Northern Virginia voters delivered a forceful statement for sweeping criminal justice reform Tuesday, choosing progressive challengers over longtime incumbents in two hotly contested Democratic primaries for prosecutor in Arlington and Fairfax counties.
Dehghani-Tafti and Descano are among a wave of progressive liberal candidates who have promised to use local prosecutor posts to remake criminal justice policy on issues including racial disparities in sentencing, marijuana prosecutions and the death penalty.
The shift marks a stunning change: Neither challenger has prosecuted a case in state court, but they bested incumbents with more than 60 years of experience between them in the court system.
The outcomes are also a major victory for Democratic megadonor George Soros, who funded a political action committee that pumped more than $1 million into the contests in an effort to tip them toward the challengers. Experts said the level of giving was probably unprecedented for a single donor in countywide races in Virginia.
“This race and other results tonight says to me there is real energy on the progressive side of the Democratic coalition. Northern Virginia is about as blue as it gets,” said Quentin Kidd, director of the Wason Center for Public Policy at Christopher Newport University. “It also says something about a real desire for a different approach to the criminal justice system.”
Dehghani-Tafti thanked Stamos in her victory statement and called criminal justice reform “one of the civil rights issues of our time.” She won with 52 percent of the vote to 48 percent for Stamos.
“Arlington and the City of Falls Church stand ready to show the Commonwealth and the country what it means to put justice back in the criminal justice system,” Dehghani-Tafti said.
Stamos said she called Dehghani-Tafti to offer congratulations and promise a smooth transition. “I’m proud of the service that I’ve provided to Arlington County and Falls Church,” Stamos added.
In Fairfax County, Descano thanked Morrogh for his 35 years as a prosecutor. Descano narrowly edged out Morrogh with 51 percent of the vote to 49 percent.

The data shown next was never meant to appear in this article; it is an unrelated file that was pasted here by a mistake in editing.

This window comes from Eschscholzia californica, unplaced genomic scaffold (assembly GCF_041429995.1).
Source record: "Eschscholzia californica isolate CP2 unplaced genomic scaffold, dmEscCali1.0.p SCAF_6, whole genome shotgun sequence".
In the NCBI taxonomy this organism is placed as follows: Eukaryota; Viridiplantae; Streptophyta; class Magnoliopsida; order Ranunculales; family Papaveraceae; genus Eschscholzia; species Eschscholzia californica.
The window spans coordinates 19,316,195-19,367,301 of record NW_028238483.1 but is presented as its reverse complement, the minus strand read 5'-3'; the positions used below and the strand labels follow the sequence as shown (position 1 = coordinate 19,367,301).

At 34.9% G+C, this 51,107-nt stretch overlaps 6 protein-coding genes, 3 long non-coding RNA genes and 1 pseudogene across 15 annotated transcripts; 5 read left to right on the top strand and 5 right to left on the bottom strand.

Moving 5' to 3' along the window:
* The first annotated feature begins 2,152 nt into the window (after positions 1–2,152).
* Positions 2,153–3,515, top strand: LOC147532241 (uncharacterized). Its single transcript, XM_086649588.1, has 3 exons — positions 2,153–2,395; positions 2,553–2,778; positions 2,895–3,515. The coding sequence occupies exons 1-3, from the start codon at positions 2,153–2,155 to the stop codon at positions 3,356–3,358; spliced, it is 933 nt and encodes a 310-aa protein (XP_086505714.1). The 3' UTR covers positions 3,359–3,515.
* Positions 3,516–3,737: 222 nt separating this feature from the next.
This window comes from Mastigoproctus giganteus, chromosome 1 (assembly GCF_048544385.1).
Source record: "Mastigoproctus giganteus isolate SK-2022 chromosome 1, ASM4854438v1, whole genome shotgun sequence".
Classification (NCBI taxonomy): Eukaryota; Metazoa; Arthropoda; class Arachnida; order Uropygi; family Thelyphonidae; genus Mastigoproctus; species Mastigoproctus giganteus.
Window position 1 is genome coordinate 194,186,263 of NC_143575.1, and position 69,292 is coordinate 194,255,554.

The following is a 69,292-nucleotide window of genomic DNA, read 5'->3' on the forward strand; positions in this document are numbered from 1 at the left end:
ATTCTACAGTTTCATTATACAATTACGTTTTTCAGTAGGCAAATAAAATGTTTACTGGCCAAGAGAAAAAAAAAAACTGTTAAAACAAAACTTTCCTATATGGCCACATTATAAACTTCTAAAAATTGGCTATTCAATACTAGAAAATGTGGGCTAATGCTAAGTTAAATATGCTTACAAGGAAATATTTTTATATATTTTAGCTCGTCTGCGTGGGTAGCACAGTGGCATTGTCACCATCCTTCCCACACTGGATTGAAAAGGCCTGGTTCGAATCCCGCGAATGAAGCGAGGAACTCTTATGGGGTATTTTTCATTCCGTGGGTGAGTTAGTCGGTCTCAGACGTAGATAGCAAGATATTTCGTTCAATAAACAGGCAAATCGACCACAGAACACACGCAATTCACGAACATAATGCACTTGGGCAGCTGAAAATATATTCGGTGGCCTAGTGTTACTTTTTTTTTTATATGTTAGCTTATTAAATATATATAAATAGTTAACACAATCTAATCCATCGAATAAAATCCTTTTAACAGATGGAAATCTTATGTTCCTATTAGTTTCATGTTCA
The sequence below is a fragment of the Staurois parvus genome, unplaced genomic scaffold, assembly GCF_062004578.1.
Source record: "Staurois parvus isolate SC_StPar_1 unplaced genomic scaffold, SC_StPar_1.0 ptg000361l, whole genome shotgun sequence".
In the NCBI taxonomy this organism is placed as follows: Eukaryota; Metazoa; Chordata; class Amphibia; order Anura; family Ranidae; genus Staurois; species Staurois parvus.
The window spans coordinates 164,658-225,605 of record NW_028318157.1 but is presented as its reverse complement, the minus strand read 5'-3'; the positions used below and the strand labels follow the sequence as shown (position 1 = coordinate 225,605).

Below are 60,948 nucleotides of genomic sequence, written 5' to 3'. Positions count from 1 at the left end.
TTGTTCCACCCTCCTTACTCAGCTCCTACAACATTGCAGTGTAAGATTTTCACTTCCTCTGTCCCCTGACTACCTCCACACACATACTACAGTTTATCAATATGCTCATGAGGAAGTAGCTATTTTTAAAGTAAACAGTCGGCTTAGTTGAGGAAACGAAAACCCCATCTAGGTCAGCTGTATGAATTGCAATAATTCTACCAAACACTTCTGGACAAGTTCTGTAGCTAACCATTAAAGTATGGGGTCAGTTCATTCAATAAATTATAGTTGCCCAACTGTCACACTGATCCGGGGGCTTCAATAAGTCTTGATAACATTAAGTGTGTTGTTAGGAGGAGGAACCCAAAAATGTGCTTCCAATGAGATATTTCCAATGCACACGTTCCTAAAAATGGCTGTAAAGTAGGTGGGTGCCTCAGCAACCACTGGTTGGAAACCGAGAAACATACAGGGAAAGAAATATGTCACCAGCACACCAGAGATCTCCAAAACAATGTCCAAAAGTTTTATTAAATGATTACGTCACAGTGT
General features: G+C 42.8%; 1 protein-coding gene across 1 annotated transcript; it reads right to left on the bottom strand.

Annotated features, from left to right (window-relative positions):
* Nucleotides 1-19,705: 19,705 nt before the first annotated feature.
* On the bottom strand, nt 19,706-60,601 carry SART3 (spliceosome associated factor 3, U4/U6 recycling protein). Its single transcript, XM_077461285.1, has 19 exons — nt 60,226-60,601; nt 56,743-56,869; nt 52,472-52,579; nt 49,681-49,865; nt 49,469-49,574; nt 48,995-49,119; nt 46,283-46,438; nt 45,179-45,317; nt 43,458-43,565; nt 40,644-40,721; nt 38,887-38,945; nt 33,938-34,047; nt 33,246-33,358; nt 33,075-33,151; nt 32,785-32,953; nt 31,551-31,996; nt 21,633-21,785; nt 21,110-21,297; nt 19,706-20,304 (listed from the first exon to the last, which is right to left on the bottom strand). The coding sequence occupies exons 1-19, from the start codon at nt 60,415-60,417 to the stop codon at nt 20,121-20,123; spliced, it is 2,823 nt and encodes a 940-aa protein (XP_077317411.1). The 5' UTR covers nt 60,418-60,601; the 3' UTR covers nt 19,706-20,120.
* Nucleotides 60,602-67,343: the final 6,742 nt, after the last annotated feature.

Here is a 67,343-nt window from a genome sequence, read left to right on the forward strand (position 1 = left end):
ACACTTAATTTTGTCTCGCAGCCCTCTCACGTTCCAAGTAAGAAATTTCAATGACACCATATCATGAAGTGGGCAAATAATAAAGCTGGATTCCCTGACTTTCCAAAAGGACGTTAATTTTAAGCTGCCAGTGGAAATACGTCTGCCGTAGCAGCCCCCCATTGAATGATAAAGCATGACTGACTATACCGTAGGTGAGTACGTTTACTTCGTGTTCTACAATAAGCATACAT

“The people in Fairfax County want progressive criminal justice reform,” Descano said. “It’s come through loud and clear. I think the time for reform is now.”
Ben Tribbett, a campaign consultant for Morrogh, said the prosecutor would not be commenting. Morrogh spent six days in the hospital leading up to the primary, after collapsing on Wednesday because of an illness. Tribett said Morrogh is out now and recovering.
“We were outspent 3 to 1. Our candidate was in the hospital for nearly a week,” Tribbett said. “This is an election that was bought, not won. We are proud of what we did.”
The primary winners are likely to become the next commonwealth’s attorneys, because no Republican challenger has emerged for November’s general election in either jurisdiction, although independents had until Tuesday night to file.
Prosecutor races are often sleepy affairs in Northern Virginia, but the infusion of Soros’s cash, the candidates’ contrasts in ideology and experience, and personal attacks turned these races into hard-fought contests.
Dehghani-Tafti, the legal director for the Mid-Atlantic Innocence Project and a former public defender, and Descano, a former federal prosecutor and Army helicopter pilot, painted Stamos’s and Morrogh’s positions on a variety of issues as retrograde and excessively punitive.
Both challengers advocated for ending cash bail, stopping prosecutions for possession of marijuana and dropping use of the death penalty in capital cases. Both attacked the incumbents for opposing a 2016 move by then-Gov. Terry McAuliffe (D) to restore voting rights to more than 200,000 Virginia felons.
“I think this outcome is going to encourage a lot more progressive folks to get in races in Virginia,” said McAuliffe, who endorsed both winners. “These were two stunning victories tonight.”
The incumbents in both counties emphasized their long experience and more-moderate approach to reform including efforts such as drug courts.
Stamos and Morrogh also tried to portray their opponents as ill-prepared for the job. The incumbents also said their opponents placed too little emphasis on the victims of crime and attacked them for taking Soros’s money, saying they would be beholden to someone with no connections to Virginia.
Hope Hallock, 50, said she was persuaded to vote for Dehghani-Tafti after receiving an email describing Stamos’s prosecution of a 13-year-old boy for saving sexual photographs of a girl his age.
“I have two teenage boys,” Hallock said, adding that she appreciated Dehghani-Tafti’s “stance on not criminalizing poor choices” on the part of teenagers.
In Fairfax County, Dave Lowe, 69, said his choice was cemented after Descano visited his home while knocking on doors in the days before the election.
“I liked what he was saying,” Lowe said. “I liked his stance on the decriminalization of marijuana. I don’t like the idea of people possibly going to jail for marijuana. I also liked that he said he was tough on crime and for gun control.”
Karen Darner, a former state delegate who backed Stamos, said many voters resented the incumbent for backing Republican-turned-independent John Vihstadt for a county board seat in 2014. “This was a punishment for Theo,” she said. “It’s very disheartening.”
She added, “I think it is foreboding for local elections because we’re going to have people clamoring to get money from George Soros — that’s what I fear greatly.” Reforms need to happen “within the system,” she said. “To ignore what the law is . . . Virginia doesn’t operate that way.”
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